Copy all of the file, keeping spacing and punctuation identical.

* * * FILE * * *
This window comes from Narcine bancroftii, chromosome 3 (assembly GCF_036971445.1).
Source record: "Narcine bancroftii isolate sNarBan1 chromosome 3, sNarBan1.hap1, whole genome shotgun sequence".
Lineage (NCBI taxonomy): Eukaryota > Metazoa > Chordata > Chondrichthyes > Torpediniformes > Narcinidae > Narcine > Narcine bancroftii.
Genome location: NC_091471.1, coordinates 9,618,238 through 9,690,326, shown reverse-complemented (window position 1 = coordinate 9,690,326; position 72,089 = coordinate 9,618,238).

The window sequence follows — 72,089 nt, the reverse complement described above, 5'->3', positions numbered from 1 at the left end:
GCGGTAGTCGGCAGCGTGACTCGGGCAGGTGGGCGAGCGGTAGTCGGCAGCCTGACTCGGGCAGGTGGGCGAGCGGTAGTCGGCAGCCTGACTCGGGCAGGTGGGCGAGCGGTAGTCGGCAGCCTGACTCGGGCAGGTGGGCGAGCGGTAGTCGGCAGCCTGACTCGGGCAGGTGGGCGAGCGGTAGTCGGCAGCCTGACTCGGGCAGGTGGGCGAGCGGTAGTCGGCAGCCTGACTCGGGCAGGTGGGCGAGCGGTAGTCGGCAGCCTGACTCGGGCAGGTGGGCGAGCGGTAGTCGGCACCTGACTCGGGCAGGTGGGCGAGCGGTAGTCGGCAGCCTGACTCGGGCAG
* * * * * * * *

This window comes from Narcine bancroftii, chromosome 3 (assembly GCF_036971445.1).
Source record: "Narcine bancroftii isolate sNarBan1 chromosome 3, sNarBan1.hap1, whole genome shotgun sequence".
Lineage (NCBI taxonomy): Eukaryota > Metazoa > Chordata > Chondrichthyes > Torpediniformes > Narcinidae > Narcine > Narcine bancroftii.
Genome location: NC_091471.1, coordinates 9,618,238 through 9,690,326, shown reverse-complemented (window position 1 = coordinate 9,690,326; position 72,089 = coordinate 9,618,238).

The window sequence follows — 72,089 nt, the reverse complement described above, 5'->3', positions numbered from 1 at the left end:
GCGGTAGTCGGCAGCGTGACTCGGGCAGGTGGGCGAGCGGTAGTCGGCAGCCTGACTCGGGCAGGTGGGCGAGCGGTAGTCGGCAGCCTGACTCGGGCAGGTGGGCGAGCGGTAGTCGGCAGCCTGACTCGGGCAGGTGGGCGAGCGGTAGTCGGCAGCCTGACTCGGGCAGGTGGGCGAGCGGTAGTCGGCAGCCTGACTCGGGCAGGTGGGCGAGCGGTAGTCGGCAGCCTGACTCGGGCAGGTGGGCGAGCGGTAGTCGGCAGCCTGACTCGGGCAGGTGGGCGAGCGGTAGTCGGCACCTGACTCGGGCAGGTGGGCGAGCGGTAGTCGGCAGCCTGACTCGGGCAG